More people were working last month in Merced County than at any time in almost 30 years, and the number of people out of work was at its second-lowest point in September – a combination that drove the county’s unemployment rate to its lowest point in decades.
Estimates released Friday by the state Employment Development Department indicated Merced County’s unemployment rate was 5.5%. That’s the lowest it’s been since current tracking methods began in 1990. The previous low-water mark was a year ago, when the county’s unemployment rate was estimated at 6.0%.
Across the central San Joaquin Valley, “August and September are historically the months reflecting the lowest rates each year because of seasonal swings in agricultural employment and because schools have teachers and staff returning to work after the summer,” said Steven Gutierrez, an EDD labor market consultant.
The state estimated the number of people with jobs in the county at nearly 112,000, the highest number for any month going back to 1990. About 6,500 people were estimated to be out of work; that’s the lowest number since 1990. The county’s current population is estimated at almost 283,000 by the state Department of Finance.
The statewide unemployment rate in California dipped to 3.5%, the lowest since 1990, and down from 3.9% a year earlier. The federal Bureau of Labor Statistics reported that the national jobless rate was 3.5%, down from 3.7% in September 2018.
September also represented new record low unemployment rates in Fresno, Kings and Madera counties. In Tulare County, the unemployment rate was 7.6%, well above other central San Joaquin Valley counties and short of the record of pre-recession lows of 7.1% in May and September of 2006.
The numbers released Friday are unprecedented for most of the Valley, said employment analyst Michael Bernick, a San Francisco attorney who served as director of the state EDD from 1999 to 2004.
“For most of the past 40 years, it’s been a double-digit unemployment rate, and in the Great Recession it was up above 15 percent,” Bernick said Friday. “The growth of health care and education (in the Valley) have led to a more diverse economy, and that’s one of the main factors statewide, too. Out of 11 or so major industry sectors, nearly all have shown job gains over the past year.”
SECTORS WITH LARGEST GAINS
Government jobs with local, state and federal agencies saw the biggest employment gains in Merced County over the past year, together adding about 1,300 jobs. Private-sector education and health services also grew by a combined 700 jobs. .
Bernick said concerns that he and other analysts had that international trade tariffs might harm industries of importance to the state, including agriculture in the Valley, have largely not been realized.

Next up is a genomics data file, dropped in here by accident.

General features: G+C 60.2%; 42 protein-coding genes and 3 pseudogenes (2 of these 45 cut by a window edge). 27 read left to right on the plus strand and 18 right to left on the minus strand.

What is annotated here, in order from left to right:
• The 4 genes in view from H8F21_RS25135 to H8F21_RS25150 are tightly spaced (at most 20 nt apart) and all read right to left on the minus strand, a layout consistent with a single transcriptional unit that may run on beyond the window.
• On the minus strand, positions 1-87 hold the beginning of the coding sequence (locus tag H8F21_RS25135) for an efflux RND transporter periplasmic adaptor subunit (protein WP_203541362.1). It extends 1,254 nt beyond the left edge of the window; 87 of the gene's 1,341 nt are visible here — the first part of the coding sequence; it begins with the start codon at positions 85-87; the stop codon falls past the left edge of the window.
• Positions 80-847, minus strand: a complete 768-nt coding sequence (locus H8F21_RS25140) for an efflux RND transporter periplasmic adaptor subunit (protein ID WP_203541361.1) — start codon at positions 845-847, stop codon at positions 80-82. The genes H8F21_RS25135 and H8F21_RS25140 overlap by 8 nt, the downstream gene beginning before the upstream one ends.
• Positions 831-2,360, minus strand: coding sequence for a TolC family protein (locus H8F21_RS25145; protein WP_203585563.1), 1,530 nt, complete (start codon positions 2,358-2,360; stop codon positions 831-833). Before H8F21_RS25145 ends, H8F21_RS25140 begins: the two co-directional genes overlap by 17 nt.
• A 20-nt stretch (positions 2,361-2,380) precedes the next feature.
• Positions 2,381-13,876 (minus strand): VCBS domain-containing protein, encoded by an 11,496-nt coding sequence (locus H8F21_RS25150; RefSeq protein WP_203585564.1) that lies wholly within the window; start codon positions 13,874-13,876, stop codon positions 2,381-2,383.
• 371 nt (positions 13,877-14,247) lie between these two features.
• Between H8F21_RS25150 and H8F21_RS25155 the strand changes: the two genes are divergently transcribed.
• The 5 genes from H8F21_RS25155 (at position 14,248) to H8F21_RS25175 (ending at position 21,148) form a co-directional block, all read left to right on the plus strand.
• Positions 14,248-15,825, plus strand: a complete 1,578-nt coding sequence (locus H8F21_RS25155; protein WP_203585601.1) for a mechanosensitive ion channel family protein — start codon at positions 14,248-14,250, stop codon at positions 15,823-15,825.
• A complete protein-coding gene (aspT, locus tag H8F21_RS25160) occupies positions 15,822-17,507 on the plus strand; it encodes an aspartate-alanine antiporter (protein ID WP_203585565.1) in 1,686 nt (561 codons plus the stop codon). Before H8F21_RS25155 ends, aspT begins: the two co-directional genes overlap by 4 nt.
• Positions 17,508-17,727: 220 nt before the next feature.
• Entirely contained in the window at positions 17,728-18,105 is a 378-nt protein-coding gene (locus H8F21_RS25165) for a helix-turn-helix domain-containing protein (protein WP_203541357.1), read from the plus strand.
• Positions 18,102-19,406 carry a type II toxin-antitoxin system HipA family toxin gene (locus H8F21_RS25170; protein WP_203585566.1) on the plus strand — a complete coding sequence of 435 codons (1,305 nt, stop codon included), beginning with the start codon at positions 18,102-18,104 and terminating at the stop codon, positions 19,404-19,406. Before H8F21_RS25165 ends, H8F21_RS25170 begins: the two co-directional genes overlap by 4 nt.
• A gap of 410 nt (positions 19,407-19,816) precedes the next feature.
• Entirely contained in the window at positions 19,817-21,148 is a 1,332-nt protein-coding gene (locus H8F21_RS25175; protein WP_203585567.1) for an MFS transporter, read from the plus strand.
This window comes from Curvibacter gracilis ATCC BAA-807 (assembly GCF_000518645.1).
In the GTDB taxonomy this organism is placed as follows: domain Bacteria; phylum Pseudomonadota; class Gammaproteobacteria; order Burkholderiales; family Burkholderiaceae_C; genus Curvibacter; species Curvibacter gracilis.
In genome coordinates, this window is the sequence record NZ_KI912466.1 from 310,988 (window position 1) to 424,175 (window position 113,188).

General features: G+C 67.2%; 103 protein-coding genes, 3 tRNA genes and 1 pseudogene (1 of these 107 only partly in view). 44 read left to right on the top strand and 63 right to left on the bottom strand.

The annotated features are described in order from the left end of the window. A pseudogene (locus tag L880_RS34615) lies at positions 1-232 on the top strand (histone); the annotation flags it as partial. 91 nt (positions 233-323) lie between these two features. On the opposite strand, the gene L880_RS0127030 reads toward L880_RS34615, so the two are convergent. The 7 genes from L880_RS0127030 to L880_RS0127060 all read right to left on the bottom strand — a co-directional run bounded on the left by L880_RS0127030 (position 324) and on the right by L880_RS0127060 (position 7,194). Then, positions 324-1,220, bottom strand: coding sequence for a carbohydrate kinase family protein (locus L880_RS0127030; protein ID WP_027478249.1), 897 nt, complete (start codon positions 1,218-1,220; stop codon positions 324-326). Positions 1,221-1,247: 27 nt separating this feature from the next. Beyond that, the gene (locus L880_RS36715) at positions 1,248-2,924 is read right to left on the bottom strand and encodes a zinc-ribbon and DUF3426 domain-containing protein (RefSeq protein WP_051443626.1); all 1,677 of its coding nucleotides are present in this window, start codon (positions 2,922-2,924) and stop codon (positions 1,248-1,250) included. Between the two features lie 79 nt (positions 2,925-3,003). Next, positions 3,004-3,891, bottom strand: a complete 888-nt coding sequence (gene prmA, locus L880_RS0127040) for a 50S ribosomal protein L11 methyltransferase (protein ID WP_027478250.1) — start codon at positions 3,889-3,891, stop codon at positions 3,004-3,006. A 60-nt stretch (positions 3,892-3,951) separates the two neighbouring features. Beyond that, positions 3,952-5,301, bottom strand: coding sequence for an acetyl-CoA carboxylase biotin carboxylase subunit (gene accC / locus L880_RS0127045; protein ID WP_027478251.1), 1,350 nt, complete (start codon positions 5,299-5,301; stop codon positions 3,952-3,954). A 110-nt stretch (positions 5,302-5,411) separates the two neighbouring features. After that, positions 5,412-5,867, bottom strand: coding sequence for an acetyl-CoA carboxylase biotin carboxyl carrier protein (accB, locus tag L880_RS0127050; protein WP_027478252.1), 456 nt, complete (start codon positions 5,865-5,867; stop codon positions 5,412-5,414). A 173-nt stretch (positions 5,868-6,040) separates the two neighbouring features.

Instead, he said, California has experienced a long-term period of post-recession job growth that has already lasted for 9 1/2 years, dating to the early years of the Obama administration, “well beyond previous employment expansions.”
But, he cautioned, external factors including the national economy and potential effects of longer-lasting tariffs on international trade partners could derail the expansion.
Blake Konczal, executive director of the Fresno Regional Workforce Development Board, said he’s excited about the continued job growth in the region and the health of the local economy in a region that has historically had higher unemployment rates and lower average wages than most of the rest of the state.
“The old adage is that a rising tide lifts all boats,” Konczal said. “And although our boat is coming up less quickly than other parts of the state, it’s still coming up.”
Konczal said one particular bright spot in the Valley is the construction industry, which was hit hard when the house-building boom in the region collapsed in the mid-2000s, helping to spark the Great Recession from 2007 to 2009. “Housing is one of the areas now that is booming over and above the continuing high-speed rail project, and there’s a lot of stuff that’s funded for next year,” he said. “School districts are talking about more facilities construction, and we’re getting people prepped for those construction jobs.”
“We also have a small but important manufacturing sector that is starved for qualified workers,” Konczal added, referring to the stability of jobs producing durable goods rather than food processing businesses that typically see more turnover among employees.
Both Bernick and Konczal tempered their enthusiasm by pointing out what’s not included in Friday’s employment numbers.
“We don’t have a good handle on what we would call the ‘underemployment rate,’ or people working in multiple part-time jobs or multiple jobs in which the wages are not at the level where those workers have been before,” Konczal said. “There are lot of service-sector jobs where people are holding multiple part-time positions and trying to make ends meet.”
Bernick noted that in addition to making no distinction between part-time and full-time positions, the employment figures say nothing about how much the jobs pay.